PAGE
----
Although I had GI symptoms prior to this.
 

Who Me?

Well-Known Member
I started this whole thing with a frozen shoulder, too. While no one seems to know what causes that, it is definitely a sign of inflammation gone bad.

My DO who does body work on me says my thoracic area is one of the worst she’s seen - totally out of whack. That and my neck which is where my pain originates. Who knows. Every little piece of the puzzle can help!

I watched part of the videos. He seems to think we all have imbalances left vs right in the shoulders/clavicles. He may be right, but I wonder about controls - maybe everyone has imbalances now because we’re all on electronic devices all day?
There was a guy on PR a year or so ago, I can't remember his name,but his avatar was a back with scoliosis or something and I think he talked about this too. I can't remember his name. Anyone remember him? I just cant see this as being the whole picture when so many other things going on.
 

Upgrayedd

Active Member
Yeah, I'm having a hard time accepting that we've got so many dysfunctional systems and symptoms (e.g., immune, nervous, intestinal, digestive, cognitive, etc. etc. etc.) but the cause is some orthopedic imbalance. Sounds like a sales pitch from a chiropractor.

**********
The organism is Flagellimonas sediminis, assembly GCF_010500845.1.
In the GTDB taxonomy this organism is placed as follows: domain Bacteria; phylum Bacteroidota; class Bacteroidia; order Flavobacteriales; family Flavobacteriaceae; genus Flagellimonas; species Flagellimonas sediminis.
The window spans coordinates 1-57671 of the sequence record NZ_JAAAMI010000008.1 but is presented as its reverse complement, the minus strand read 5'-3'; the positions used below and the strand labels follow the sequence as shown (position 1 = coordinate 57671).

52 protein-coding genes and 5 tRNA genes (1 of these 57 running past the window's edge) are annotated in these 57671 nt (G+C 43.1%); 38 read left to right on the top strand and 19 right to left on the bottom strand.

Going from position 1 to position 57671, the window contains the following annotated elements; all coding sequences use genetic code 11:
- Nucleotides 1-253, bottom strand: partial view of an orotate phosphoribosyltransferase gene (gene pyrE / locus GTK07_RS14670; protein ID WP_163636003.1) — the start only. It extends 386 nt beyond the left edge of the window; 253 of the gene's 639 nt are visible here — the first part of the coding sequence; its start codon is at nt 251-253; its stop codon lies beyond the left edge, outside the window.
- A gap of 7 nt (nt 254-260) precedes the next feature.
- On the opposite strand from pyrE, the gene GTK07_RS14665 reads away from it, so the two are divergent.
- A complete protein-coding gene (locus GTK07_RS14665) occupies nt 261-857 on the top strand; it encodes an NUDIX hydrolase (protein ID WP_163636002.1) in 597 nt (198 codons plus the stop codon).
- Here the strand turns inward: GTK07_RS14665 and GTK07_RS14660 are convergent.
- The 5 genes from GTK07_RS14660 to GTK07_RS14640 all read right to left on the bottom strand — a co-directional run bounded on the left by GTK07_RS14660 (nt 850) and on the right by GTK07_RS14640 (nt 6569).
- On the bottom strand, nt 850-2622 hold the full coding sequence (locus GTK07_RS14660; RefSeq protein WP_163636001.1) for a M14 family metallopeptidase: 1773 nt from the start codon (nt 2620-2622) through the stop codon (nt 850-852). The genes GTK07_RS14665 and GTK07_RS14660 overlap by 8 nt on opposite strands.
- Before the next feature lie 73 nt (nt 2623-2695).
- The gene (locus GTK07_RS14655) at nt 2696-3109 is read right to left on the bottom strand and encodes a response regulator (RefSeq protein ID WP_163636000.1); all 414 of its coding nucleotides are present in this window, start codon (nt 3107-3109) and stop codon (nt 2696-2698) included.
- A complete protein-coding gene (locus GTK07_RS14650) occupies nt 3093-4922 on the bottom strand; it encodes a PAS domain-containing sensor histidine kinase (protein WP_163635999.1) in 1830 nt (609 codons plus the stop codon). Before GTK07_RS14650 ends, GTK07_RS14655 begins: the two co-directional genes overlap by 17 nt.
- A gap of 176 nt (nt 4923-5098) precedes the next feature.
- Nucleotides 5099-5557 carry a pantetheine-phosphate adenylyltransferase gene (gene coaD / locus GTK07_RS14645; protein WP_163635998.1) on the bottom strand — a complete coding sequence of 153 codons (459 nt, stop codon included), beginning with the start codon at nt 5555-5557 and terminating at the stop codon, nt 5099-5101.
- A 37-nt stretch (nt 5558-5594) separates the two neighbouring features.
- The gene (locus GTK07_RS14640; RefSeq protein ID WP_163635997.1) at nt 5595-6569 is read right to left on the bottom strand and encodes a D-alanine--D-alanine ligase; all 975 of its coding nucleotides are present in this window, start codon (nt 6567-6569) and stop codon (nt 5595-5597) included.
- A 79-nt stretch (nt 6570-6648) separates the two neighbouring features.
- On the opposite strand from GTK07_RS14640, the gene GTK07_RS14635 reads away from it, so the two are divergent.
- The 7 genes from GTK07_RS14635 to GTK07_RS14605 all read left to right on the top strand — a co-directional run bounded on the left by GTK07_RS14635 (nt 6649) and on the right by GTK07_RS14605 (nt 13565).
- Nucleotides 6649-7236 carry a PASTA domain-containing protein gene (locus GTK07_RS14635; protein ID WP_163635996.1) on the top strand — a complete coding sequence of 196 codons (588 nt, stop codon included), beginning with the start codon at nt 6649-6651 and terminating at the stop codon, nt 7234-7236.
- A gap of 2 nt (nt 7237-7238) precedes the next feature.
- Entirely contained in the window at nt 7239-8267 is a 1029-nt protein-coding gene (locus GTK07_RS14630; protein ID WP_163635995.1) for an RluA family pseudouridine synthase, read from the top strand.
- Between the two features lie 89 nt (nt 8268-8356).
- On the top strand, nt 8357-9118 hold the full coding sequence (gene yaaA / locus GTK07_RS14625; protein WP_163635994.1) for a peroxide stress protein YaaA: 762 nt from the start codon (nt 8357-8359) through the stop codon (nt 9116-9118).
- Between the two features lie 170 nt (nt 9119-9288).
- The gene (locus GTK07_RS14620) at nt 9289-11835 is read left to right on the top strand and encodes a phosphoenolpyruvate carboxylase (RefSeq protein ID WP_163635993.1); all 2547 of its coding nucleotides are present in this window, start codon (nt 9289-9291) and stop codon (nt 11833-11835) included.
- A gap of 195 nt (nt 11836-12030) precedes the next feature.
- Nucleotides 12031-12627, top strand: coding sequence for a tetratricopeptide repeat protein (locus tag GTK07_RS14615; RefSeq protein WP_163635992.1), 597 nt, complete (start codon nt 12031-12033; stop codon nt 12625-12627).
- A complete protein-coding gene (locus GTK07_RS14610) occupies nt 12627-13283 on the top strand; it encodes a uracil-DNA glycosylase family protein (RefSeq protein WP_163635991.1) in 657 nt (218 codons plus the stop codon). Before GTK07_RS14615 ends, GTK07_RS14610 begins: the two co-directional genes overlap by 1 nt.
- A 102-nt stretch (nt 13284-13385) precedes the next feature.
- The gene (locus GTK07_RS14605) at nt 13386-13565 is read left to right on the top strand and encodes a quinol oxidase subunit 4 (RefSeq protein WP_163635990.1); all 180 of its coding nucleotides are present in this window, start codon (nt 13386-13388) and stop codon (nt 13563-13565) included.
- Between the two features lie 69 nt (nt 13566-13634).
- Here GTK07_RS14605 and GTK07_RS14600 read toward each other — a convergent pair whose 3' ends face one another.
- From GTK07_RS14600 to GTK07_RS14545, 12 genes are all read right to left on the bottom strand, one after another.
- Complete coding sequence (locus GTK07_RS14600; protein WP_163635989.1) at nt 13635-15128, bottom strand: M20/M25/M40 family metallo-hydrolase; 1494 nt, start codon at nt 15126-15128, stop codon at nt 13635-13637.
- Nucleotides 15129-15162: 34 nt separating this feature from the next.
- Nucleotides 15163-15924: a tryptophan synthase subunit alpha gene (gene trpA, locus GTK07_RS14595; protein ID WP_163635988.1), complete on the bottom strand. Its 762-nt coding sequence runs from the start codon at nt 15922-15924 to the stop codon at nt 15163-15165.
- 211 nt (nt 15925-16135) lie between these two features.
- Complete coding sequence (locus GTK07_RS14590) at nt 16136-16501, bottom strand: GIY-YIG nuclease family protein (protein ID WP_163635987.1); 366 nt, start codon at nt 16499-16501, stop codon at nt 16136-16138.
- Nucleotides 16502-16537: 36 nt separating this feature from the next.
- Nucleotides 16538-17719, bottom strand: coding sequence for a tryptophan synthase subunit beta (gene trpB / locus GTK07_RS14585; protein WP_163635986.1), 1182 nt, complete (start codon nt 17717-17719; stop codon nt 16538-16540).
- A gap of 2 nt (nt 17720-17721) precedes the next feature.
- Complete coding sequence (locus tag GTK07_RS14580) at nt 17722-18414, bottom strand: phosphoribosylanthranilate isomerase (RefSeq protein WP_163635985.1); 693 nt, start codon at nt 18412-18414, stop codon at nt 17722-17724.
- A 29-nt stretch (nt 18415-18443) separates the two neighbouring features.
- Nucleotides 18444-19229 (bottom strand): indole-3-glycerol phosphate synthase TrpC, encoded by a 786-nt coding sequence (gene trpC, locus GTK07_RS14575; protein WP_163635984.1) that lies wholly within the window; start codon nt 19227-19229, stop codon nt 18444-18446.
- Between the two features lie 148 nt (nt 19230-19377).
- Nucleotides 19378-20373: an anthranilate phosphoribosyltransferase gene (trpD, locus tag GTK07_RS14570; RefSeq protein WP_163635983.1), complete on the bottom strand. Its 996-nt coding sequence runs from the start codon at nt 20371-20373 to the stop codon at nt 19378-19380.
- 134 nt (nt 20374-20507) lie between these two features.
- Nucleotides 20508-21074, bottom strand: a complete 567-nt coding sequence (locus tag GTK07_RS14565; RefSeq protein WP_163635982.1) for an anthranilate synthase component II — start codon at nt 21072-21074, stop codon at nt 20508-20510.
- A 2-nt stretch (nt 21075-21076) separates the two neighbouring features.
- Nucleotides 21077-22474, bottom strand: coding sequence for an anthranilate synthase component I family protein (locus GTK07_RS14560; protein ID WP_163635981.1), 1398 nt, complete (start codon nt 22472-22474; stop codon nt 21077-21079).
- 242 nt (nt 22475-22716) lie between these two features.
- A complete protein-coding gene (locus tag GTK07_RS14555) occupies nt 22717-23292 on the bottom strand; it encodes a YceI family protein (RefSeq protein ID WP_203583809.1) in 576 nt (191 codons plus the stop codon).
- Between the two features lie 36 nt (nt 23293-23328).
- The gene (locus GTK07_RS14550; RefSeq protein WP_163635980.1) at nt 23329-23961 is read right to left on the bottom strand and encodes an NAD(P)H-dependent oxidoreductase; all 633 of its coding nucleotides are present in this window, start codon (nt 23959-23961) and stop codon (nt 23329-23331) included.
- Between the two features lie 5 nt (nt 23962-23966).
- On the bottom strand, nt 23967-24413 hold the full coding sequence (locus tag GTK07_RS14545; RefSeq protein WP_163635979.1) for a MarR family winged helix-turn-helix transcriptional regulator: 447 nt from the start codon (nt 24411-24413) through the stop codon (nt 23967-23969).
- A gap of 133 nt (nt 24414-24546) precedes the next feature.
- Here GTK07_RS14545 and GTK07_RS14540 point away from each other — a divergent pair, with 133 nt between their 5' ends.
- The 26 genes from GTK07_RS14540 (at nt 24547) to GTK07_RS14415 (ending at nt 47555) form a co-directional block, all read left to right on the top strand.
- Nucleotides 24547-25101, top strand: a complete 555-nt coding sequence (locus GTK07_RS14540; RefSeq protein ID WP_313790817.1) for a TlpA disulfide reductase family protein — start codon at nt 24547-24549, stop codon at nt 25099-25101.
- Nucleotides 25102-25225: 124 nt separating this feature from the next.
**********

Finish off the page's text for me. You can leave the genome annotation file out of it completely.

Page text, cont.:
I love getting my back cracked as much as the next guy, but you can get an 'adjustment' 6 days a week - it isn't getting rid of your 10 years of CFS/ME/Fibro.
 

Victor Maalouf

Active Member
Just published the paper here: https://docs.google.com/document/d/1724m3mmhgHGrhMiiXD7ev1zVJNVGEbmiji_sVsKAyVc/pub

I'm going to have to find a better medium. Make a website, as Gdocs doesn't use page numbers apparently. Wonder if I can create hyperlinks for the table of contents...
@Victor Maalouf what exactly is your experience /background? Were you just looking into things for a few years after you got sick and developed your own theory? Is there data to back this up?